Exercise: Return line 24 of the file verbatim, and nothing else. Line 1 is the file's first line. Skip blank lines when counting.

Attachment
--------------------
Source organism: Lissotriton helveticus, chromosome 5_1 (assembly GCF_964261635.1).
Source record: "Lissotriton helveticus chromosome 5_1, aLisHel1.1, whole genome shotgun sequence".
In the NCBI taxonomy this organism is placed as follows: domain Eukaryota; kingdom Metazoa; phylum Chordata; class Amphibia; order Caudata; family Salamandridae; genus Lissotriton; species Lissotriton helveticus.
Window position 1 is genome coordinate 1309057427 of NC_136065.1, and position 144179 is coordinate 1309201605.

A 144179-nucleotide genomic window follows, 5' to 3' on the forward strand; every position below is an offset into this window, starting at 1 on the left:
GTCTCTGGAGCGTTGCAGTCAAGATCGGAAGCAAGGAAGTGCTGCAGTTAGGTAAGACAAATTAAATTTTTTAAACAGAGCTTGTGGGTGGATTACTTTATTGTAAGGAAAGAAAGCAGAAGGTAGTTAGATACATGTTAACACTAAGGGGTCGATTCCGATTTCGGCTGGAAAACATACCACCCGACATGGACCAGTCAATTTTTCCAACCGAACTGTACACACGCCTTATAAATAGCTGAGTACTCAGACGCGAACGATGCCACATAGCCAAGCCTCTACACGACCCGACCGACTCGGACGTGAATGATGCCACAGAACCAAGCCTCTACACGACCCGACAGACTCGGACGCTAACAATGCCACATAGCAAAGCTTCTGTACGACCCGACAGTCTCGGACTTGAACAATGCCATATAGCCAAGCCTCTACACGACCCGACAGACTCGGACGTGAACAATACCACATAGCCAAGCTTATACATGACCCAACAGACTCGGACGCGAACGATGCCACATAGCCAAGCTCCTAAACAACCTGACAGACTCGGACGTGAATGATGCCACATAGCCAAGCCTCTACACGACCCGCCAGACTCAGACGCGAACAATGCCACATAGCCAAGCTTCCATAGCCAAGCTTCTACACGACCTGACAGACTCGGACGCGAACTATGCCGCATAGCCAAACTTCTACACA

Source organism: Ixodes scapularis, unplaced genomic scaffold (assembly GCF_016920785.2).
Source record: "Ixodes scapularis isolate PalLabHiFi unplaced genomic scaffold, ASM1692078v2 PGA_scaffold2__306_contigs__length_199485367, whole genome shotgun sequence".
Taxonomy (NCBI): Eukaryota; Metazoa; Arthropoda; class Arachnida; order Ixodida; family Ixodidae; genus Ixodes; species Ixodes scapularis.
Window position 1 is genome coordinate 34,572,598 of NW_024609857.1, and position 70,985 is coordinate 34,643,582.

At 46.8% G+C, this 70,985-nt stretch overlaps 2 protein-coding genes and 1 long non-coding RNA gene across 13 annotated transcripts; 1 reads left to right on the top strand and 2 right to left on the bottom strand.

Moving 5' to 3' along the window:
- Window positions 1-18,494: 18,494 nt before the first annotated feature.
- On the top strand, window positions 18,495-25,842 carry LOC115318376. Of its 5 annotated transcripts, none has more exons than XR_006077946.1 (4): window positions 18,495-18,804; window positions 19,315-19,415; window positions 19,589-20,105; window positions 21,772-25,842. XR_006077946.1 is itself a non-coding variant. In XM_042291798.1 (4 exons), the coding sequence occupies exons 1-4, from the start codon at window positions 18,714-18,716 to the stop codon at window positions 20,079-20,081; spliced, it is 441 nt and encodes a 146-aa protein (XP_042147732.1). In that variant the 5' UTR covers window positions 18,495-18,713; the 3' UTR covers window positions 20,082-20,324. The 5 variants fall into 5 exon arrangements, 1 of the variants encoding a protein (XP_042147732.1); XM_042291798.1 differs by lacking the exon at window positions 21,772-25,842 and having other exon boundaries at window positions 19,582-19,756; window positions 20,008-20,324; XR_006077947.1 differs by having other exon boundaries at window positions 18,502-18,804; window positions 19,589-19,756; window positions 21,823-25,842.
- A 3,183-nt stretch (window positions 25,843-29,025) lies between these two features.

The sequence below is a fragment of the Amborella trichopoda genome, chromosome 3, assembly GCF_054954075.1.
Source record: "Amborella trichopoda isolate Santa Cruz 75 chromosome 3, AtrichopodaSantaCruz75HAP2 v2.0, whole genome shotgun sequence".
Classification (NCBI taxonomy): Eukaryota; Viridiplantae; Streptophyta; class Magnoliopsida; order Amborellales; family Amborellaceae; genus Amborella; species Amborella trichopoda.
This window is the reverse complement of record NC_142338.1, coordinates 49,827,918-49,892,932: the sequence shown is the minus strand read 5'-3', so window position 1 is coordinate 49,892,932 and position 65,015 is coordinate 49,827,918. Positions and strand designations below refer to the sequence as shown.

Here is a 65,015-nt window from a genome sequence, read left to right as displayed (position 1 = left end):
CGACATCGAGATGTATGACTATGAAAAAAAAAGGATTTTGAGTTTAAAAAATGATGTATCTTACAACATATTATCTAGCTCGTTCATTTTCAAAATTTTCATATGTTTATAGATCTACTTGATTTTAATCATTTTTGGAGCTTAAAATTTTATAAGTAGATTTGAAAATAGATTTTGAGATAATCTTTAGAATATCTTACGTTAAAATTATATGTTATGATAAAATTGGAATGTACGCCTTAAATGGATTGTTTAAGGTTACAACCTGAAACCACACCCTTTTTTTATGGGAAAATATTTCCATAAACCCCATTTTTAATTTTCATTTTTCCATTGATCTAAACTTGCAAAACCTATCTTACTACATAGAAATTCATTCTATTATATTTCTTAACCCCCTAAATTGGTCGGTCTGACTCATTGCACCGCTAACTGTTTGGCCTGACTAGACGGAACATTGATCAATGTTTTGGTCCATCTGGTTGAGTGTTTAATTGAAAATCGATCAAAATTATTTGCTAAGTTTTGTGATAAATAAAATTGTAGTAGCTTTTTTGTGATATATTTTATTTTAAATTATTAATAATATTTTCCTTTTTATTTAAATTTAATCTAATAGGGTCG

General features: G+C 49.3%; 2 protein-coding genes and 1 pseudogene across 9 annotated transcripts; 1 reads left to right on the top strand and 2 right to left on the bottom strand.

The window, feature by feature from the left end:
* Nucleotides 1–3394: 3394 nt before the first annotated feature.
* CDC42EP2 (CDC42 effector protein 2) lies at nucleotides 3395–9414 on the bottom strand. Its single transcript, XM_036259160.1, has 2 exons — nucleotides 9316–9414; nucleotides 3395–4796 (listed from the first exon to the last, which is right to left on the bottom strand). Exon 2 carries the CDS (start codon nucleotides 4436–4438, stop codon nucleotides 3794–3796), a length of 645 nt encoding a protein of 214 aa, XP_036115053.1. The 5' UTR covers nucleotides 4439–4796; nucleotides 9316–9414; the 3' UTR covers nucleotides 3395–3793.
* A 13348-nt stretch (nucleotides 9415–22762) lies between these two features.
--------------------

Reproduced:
* Nucleotides 1–3394: 3394 nt before the first annotated feature.